Despite a persistent rainfall that curtailed some of the activities associated with the annual wreath-laying ceremony, the solemn event went on as scheduled on April 30 and drew about 175 participants to the National Law Enforcement Officers Memorial in Washington, D.C. Clutching umbrellas, wearing slickers and standing throughout, the crowd braved the soggy skies to pay their respects to fallen comrades at the annual event ushering in Correctional Employees Week, this year May 1-7. Some said they felt the rainfall made the observance even more meaningful.
The sponsor of the event, the Correctional Chiefs Committee of the Metropolitan Washington Council of Governments, was able to modify the ceremony so that the spirit of the day was not lost. Maj. James Whitley, commander of the correctional facility in Fairfax County, Va., and master of ceremonies, welcomed the crowd and promised brief speeches but no shortening of the observance. David Robertson, executive director of the Washington Metropolitan Council of Governments, also gave a brief welcome and thanked the audience for coming.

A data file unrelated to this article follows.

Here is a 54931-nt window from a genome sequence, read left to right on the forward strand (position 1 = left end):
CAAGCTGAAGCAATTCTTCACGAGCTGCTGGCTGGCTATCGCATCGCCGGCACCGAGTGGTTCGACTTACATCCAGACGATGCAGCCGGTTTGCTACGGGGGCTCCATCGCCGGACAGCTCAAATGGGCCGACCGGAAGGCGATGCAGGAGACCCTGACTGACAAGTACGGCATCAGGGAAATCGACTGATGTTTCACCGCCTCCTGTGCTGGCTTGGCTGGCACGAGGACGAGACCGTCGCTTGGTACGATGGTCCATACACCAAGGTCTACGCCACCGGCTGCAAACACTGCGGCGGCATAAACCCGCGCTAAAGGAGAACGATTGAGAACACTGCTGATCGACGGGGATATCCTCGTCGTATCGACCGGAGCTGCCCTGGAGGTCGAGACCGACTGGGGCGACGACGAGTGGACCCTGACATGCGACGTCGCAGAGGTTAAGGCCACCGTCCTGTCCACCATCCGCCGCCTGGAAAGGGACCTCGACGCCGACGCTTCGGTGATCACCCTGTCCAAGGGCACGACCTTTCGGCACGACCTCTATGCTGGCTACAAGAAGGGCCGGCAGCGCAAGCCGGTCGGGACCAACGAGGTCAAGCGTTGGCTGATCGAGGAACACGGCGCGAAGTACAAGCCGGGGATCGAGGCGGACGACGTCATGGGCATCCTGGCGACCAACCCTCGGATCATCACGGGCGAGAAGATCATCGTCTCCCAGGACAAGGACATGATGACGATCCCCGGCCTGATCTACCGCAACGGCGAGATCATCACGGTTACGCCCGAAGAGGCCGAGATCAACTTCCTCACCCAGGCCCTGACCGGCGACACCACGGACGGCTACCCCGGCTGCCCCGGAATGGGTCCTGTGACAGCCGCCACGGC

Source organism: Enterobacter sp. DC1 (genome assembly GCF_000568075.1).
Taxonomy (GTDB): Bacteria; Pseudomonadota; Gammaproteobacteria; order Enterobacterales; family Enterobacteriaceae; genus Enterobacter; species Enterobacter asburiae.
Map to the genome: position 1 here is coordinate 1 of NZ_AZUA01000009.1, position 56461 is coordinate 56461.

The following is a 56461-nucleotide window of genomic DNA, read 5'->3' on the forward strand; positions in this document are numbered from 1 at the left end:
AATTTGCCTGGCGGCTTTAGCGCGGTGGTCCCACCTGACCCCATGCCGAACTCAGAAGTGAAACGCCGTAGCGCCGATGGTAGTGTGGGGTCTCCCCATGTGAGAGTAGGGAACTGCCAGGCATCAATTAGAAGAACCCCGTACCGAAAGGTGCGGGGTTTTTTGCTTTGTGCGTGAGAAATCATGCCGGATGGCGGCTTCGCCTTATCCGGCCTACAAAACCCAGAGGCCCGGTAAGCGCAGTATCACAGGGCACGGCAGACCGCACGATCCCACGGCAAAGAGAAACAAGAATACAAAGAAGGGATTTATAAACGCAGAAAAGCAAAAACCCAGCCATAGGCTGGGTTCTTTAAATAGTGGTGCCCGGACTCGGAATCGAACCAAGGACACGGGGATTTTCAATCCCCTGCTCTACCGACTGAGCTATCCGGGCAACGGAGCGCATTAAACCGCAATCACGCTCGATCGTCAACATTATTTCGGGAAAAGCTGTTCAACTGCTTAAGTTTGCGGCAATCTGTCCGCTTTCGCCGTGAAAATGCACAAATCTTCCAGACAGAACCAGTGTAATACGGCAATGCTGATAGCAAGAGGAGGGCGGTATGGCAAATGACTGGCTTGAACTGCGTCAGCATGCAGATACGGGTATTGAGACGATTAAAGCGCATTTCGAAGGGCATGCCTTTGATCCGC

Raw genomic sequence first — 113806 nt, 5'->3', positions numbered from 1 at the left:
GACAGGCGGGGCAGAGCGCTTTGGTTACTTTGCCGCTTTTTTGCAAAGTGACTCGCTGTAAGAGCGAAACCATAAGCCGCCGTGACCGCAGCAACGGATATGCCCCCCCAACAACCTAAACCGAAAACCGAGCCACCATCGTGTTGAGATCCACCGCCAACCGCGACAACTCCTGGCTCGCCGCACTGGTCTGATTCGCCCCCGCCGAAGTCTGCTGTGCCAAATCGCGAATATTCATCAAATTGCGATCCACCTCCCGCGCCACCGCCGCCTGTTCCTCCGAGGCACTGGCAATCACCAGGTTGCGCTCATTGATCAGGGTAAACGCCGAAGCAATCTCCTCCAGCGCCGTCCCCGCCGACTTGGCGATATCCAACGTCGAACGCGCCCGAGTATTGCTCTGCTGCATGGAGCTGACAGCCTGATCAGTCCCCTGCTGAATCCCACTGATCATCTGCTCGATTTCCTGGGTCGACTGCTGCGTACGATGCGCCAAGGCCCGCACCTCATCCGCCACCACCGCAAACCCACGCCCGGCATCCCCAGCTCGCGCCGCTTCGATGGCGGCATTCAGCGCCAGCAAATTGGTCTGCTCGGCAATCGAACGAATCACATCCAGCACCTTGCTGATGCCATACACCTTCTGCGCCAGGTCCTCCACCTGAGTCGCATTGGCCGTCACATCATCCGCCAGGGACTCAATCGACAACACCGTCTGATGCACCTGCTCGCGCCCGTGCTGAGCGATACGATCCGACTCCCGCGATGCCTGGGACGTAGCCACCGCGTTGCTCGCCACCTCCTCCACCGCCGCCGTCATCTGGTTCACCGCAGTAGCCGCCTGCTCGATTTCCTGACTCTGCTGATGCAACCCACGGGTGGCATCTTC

Keynote speaker Thomas N. Faust, executive director of the National Sheriffs' Association and former sheriff of Arlington County, Va., revealed plans to erect a 90,000-square-foot National Law Enforcement Museum across the street from the memorial by 2009. The museum, he said, will be the first in the world dedicated solely to honoring law enforcement and correctional officers. In addition to exhibits, it will offer a forum for discussions on current and emerging issues.
"It is an honor to be here today," he said, "and it is an honor to have the opportunity to thank each officer, each deputy here today for your service and also to thank the families for your support and your understanding of their difficult work day in and day out." Faust continued saying: "Even as we honor the slain officers, we must also look to the future and demand the...